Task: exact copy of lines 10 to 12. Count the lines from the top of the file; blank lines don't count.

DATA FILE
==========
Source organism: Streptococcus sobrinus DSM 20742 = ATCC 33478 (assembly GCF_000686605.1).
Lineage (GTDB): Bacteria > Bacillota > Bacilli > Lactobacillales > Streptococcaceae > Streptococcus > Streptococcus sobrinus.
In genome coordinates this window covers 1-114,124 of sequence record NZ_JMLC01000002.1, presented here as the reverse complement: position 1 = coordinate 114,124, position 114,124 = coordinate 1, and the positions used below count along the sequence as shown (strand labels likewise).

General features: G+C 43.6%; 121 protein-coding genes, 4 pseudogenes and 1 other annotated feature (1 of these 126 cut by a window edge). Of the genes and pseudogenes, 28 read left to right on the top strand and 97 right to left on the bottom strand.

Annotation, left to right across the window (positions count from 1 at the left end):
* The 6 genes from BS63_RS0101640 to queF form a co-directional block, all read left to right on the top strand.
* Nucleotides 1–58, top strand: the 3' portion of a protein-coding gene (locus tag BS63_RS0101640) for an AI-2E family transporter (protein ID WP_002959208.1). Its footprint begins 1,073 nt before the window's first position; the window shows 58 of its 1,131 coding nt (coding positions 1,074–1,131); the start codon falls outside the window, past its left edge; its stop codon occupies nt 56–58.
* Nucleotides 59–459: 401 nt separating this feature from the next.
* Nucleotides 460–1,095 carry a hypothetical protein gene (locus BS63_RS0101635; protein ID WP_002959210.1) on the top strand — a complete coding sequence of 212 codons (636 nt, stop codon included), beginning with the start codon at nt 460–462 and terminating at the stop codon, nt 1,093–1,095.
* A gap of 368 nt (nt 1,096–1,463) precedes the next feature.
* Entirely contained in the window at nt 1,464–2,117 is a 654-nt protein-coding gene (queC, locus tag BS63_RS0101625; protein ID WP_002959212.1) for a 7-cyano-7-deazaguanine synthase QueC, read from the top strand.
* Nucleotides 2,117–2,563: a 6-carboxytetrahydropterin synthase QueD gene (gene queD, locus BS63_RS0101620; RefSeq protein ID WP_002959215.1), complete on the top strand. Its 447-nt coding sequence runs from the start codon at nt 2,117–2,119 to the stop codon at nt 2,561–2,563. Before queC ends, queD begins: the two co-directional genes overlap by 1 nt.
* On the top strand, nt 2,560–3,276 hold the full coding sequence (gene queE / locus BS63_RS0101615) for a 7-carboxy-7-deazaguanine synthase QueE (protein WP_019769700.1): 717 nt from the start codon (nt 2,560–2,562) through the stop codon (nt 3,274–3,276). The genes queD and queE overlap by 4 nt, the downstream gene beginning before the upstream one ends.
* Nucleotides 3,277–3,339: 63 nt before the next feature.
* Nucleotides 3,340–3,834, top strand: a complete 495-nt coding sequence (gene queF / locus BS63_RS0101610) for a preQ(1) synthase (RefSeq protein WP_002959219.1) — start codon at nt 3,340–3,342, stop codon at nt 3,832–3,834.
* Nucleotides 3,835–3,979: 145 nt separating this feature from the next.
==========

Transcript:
* A gap of 368 nt (nt 1,096–1,463) precedes the next feature.
* Entirely contained in the window at nt 1,464–2,117 is a 654-nt protein-coding gene (queC, locus tag BS63_RS0101625; protein ID WP_002959212.1) for a 7-cyano-7-deazaguanine synthase QueC, read from the top strand.
* Nucleotides 2,117–2,563: a 6-carboxytetrahydropterin synthase QueD gene (gene queD, locus BS63_RS0101620; RefSeq protein ID WP_002959215.1), complete on the top strand. Its 447-nt coding sequence runs from the start codon at nt 2,117–2,119 to the stop codon at nt 2,561–2,563. Before queC ends, queD begins: the two co-directional genes overlap by 1 nt.